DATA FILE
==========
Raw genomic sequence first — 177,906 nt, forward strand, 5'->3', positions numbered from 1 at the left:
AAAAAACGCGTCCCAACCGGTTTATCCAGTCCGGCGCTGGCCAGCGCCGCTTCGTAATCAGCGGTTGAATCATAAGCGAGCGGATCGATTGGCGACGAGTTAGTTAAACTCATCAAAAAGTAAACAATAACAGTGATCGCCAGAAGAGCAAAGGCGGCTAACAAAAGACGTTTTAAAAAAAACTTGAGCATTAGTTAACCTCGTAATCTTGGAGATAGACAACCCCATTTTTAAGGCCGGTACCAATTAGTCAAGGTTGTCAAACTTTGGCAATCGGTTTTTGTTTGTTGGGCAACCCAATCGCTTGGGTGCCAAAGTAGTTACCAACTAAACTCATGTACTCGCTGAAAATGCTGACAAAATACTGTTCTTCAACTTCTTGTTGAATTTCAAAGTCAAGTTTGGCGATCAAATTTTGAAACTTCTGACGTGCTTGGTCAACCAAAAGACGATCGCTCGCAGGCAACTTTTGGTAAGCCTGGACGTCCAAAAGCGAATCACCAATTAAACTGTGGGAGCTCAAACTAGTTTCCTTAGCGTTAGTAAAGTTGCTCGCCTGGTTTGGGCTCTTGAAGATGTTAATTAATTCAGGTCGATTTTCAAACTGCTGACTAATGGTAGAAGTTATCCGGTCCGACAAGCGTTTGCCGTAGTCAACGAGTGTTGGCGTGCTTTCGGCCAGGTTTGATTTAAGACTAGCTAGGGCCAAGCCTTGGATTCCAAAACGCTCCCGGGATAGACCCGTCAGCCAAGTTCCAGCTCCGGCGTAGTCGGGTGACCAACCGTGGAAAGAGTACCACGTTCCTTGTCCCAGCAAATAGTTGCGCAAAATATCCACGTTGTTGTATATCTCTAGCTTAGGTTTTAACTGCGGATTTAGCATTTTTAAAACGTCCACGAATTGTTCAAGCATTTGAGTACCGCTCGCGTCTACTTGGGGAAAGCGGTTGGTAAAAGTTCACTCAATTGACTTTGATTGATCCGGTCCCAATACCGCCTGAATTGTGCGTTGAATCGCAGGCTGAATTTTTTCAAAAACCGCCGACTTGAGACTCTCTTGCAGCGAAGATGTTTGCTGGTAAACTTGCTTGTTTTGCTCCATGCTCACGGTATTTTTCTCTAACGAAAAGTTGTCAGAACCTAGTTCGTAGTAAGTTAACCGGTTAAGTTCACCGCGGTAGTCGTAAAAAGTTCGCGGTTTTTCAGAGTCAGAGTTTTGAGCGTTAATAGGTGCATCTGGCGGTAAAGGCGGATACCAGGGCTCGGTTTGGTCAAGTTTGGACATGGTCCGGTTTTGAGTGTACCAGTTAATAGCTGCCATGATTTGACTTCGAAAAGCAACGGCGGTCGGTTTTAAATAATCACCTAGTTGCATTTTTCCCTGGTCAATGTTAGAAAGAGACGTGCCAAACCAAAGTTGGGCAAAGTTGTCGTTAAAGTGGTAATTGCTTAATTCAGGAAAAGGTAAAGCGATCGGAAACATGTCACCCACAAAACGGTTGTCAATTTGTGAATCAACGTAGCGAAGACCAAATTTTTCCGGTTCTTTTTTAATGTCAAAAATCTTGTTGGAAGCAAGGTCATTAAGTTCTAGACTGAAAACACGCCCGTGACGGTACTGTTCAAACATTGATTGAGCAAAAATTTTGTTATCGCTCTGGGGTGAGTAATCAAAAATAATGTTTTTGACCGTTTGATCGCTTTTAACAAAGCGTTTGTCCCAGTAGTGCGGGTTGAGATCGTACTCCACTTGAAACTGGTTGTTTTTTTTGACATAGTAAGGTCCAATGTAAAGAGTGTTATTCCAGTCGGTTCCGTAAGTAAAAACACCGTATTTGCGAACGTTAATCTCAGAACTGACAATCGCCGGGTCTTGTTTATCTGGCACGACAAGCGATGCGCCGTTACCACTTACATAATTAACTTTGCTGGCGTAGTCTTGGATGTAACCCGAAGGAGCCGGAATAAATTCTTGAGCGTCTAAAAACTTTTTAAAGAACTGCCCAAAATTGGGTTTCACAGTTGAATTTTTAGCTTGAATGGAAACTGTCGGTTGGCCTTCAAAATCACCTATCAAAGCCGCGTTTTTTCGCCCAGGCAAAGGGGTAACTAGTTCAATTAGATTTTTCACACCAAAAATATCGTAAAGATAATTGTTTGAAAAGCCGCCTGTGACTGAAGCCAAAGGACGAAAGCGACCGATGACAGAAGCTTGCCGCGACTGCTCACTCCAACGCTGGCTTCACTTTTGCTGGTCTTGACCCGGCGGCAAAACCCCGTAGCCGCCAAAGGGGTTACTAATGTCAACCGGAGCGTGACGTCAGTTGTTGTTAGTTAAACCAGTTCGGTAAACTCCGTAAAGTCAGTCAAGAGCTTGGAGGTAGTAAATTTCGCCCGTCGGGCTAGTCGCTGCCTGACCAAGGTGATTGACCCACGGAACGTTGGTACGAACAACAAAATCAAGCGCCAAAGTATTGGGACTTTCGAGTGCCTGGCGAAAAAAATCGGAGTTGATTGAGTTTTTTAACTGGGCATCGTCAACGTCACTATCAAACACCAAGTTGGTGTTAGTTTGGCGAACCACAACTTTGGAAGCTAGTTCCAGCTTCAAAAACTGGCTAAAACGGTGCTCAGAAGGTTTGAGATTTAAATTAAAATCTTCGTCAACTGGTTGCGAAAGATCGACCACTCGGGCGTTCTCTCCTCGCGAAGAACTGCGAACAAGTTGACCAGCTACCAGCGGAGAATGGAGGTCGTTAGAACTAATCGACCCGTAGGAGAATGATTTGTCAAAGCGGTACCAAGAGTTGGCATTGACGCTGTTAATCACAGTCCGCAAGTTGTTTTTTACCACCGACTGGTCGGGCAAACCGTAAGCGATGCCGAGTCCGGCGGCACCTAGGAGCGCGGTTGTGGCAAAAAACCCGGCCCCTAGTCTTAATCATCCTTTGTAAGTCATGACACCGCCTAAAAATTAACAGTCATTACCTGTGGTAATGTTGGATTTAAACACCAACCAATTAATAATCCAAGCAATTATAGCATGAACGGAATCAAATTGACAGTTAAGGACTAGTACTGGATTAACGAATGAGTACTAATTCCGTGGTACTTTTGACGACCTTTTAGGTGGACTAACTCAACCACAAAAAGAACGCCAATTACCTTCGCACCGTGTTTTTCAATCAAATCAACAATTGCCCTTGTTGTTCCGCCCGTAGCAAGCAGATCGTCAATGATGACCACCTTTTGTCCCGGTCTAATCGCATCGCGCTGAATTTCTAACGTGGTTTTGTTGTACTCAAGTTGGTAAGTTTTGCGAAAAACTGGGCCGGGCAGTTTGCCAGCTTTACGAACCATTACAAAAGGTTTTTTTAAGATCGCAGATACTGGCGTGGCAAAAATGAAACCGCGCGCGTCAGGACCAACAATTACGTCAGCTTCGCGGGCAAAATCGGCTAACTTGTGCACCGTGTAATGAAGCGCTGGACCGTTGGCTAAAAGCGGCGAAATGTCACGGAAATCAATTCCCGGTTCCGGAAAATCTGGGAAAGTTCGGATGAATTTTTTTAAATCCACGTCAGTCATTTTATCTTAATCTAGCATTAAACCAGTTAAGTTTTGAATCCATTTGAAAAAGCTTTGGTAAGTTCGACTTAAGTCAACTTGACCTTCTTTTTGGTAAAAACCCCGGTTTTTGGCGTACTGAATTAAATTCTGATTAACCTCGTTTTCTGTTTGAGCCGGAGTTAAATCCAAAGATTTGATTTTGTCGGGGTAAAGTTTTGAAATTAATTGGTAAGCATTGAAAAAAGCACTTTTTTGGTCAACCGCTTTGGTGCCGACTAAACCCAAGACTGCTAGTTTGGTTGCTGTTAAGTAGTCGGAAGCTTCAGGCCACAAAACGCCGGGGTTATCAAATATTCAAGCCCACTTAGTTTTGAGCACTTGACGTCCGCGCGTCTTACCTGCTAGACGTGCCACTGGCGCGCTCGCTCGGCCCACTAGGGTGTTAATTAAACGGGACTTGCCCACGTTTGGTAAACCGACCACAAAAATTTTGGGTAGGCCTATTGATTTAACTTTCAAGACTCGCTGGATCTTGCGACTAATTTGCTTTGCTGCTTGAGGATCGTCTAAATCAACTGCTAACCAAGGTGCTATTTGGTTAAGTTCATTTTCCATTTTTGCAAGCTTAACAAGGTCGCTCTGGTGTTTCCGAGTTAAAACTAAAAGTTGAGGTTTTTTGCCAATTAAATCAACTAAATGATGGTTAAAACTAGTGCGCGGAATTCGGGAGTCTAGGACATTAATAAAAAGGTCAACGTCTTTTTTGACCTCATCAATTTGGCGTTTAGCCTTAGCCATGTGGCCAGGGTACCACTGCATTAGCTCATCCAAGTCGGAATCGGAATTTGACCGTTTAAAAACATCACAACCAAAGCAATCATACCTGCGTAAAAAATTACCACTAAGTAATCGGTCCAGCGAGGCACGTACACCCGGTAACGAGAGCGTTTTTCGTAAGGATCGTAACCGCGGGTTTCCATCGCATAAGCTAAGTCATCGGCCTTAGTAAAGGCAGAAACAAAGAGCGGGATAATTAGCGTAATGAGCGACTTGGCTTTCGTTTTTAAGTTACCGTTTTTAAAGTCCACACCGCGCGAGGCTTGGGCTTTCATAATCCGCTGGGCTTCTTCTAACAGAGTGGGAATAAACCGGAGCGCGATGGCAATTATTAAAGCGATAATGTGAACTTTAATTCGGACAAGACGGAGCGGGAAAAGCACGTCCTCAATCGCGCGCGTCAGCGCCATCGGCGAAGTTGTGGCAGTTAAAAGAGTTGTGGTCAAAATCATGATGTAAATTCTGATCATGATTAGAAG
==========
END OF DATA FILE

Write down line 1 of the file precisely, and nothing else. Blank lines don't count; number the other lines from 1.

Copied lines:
Raw genomic sequence first — 177,906 nt, forward strand, 5'->3', positions numbered from 1 at the left: